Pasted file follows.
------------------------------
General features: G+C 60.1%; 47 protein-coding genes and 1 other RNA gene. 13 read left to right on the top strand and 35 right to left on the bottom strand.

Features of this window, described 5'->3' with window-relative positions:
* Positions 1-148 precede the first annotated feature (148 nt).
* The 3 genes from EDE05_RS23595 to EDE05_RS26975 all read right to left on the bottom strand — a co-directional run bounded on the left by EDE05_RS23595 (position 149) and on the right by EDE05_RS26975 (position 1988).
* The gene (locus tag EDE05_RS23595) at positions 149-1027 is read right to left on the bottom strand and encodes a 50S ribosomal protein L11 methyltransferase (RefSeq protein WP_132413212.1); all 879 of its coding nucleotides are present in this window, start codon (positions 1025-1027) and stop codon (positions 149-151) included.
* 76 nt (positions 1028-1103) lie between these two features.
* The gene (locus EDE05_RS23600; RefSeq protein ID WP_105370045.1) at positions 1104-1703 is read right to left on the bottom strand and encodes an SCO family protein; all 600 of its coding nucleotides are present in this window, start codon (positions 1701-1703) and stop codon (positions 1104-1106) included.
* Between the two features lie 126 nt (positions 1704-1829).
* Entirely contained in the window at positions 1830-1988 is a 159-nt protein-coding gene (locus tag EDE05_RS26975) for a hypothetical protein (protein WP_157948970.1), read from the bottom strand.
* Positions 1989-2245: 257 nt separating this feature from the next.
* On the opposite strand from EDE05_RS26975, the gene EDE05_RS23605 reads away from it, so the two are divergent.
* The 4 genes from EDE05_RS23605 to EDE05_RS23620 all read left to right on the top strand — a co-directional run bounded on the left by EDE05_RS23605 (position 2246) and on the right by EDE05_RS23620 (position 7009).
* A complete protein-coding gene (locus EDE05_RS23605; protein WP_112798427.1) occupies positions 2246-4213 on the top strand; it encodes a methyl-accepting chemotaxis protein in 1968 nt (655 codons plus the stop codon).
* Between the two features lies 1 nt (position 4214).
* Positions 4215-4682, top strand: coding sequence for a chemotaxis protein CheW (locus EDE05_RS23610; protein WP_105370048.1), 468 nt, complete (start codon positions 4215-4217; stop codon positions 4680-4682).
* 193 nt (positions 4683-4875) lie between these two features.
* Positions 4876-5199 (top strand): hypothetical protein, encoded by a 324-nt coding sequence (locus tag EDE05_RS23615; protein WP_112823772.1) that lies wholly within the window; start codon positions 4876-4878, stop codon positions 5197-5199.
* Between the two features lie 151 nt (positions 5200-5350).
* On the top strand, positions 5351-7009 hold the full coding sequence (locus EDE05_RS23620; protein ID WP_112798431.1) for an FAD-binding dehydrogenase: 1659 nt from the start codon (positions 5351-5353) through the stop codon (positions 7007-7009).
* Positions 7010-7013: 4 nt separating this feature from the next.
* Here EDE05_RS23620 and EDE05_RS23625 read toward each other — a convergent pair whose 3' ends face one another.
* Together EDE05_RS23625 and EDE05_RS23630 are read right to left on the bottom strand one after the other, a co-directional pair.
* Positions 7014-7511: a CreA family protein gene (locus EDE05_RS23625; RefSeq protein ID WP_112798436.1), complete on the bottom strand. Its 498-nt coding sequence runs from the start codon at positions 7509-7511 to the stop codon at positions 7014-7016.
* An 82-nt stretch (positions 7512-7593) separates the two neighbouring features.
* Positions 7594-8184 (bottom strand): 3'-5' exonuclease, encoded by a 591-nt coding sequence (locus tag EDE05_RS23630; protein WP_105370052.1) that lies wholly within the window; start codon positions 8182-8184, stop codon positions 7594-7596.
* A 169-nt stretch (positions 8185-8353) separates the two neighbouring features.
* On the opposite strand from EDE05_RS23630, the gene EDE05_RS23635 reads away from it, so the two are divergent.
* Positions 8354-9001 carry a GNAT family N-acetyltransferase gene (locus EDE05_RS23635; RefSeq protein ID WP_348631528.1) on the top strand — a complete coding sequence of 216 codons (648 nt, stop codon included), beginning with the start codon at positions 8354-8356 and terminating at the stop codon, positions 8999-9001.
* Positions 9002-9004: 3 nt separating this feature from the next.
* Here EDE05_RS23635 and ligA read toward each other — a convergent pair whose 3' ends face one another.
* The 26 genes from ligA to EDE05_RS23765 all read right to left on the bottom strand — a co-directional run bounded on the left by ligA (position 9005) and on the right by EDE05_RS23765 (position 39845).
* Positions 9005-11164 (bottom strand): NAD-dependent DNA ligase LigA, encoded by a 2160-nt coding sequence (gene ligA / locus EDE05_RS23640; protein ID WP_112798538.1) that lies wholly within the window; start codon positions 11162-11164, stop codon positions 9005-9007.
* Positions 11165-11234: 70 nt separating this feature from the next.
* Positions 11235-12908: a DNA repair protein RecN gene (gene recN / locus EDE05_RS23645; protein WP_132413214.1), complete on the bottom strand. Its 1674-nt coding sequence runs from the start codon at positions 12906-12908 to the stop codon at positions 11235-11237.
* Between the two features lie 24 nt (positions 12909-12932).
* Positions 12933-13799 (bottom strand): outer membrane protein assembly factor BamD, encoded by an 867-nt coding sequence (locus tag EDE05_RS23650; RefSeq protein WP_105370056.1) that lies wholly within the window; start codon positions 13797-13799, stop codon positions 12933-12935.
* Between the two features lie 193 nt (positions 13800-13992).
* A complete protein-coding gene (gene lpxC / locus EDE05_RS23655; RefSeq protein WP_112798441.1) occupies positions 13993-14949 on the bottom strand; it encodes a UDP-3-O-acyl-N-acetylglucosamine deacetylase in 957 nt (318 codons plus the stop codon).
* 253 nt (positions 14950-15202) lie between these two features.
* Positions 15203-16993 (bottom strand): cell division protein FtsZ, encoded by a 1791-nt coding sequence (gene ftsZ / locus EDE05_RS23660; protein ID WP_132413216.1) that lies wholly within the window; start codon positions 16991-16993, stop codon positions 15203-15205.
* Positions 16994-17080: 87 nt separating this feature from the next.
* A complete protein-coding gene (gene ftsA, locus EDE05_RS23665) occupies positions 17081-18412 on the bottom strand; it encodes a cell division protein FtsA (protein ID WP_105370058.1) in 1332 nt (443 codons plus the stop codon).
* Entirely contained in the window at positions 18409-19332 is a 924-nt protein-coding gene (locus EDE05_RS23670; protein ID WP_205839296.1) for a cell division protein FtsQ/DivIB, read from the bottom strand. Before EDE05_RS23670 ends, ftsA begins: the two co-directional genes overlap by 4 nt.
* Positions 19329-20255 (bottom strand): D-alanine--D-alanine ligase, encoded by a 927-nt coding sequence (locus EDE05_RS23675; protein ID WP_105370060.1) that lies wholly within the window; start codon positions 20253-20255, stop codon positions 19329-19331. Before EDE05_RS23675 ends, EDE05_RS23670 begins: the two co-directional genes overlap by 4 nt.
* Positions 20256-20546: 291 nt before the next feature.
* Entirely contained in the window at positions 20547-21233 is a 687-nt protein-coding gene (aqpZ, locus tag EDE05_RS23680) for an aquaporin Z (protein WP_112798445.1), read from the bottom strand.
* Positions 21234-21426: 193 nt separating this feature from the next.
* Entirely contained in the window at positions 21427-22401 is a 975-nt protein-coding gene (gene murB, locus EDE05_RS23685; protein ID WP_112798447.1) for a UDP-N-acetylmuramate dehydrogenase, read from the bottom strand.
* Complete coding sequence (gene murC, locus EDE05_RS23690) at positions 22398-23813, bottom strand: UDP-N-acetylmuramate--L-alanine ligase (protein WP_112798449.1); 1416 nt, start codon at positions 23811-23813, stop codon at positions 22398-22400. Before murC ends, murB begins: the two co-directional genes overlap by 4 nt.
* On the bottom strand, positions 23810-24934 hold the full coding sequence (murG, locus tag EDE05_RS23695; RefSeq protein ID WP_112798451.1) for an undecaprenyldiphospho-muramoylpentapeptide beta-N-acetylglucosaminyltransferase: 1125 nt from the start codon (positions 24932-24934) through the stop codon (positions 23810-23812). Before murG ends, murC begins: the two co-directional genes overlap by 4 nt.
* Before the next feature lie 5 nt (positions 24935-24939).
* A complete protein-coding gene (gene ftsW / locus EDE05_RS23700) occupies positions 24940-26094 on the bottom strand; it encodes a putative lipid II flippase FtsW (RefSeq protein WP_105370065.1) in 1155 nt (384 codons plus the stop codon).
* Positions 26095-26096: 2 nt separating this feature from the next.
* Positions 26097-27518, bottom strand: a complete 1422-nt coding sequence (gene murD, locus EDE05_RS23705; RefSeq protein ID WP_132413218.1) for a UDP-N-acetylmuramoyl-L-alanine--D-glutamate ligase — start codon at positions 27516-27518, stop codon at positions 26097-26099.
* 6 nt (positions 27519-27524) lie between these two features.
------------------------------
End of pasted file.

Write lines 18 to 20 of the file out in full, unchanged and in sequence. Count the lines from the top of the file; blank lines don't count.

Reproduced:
* Between the two features lie 151 nt (positions 5200-5350).
* On the top strand, positions 5351-7009 hold the full coding sequence (locus EDE05_RS23620; protein ID WP_112798431.1) for an FAD-binding dehydrogenase: 1659 nt from the start codon (positions 5351-5353) through the stop codon (positions 7007-7009).
* Positions 7010-7013: 4 nt separating this feature from the next.